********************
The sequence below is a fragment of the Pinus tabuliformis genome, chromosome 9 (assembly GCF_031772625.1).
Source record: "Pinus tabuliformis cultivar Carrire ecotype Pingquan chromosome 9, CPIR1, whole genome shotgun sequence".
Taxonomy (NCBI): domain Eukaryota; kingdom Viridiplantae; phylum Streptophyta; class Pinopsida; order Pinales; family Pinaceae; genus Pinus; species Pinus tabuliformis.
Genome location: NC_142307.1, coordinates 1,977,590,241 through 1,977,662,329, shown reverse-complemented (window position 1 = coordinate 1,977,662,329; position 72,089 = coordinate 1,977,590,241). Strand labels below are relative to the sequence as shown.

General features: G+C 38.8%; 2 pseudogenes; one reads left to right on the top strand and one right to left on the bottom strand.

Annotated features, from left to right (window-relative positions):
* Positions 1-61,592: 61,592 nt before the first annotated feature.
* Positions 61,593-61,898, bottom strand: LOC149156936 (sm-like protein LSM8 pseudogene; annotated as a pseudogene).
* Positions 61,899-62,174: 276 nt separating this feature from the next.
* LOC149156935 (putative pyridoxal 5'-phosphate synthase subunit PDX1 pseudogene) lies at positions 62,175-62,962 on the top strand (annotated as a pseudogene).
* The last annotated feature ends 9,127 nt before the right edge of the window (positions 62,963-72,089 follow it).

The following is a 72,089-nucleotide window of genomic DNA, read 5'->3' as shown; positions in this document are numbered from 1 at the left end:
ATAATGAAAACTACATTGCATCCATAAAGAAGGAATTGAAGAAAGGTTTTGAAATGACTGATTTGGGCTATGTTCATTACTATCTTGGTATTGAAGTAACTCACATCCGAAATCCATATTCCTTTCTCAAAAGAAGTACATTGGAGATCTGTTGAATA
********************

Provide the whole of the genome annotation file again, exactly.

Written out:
The sequence below is a fragment of the Pinus tabuliformis genome, chromosome 9 (assembly GCF_031772625.1).
Source record: "Pinus tabuliformis cultivar Carrire ecotype Pingquan chromosome 9, CPIR1, whole genome shotgun sequence".
Taxonomy (NCBI): domain Eukaryota; kingdom Viridiplantae; phylum Streptophyta; class Pinopsida; order Pinales; family Pinaceae; genus Pinus; species Pinus tabuliformis.
Genome location: NC_142307.1, coordinates 1,977,590,241 through 1,977,662,329, shown reverse-complemented (window position 1 = coordinate 1,977,662,329; position 72,089 = coordinate 1,977,590,241). Strand labels below are relative to the sequence as shown.

General features: G+C 38.8%; 2 pseudogenes; one reads left to right on the top strand and one right to left on the bottom strand.

Annotated features, from left to right (window-relative positions):
* Positions 1-61,592: 61,592 nt before the first annotated feature.
* Positions 61,593-61,898, bottom strand: LOC149156936 (sm-like protein LSM8 pseudogene; annotated as a pseudogene).
* Positions 61,899-62,174: 276 nt separating this feature from the next.
* LOC149156935 (putative pyridoxal 5'-phosphate synthase subunit PDX1 pseudogene) lies at positions 62,175-62,962 on the top strand (annotated as a pseudogene).
* The last annotated feature ends 9,127 nt before the right edge of the window (positions 62,963-72,089 follow it).

The following is a 72,089-nucleotide window of genomic DNA, read 5'->3' as shown; positions in this document are numbered from 1 at the left end:
ATAATGAAAACTACATTGCATCCATAAAGAAGGAATTGAAGAAAGGTTTTGAAATGACTGATTTGGGCTATGTTCATTACTATCTTGGTATTGAAGTAACTCACATCCGAAATCCATATTCCTTTCTCAAAAGAAGTACATTGGAGATCTGTTGAATA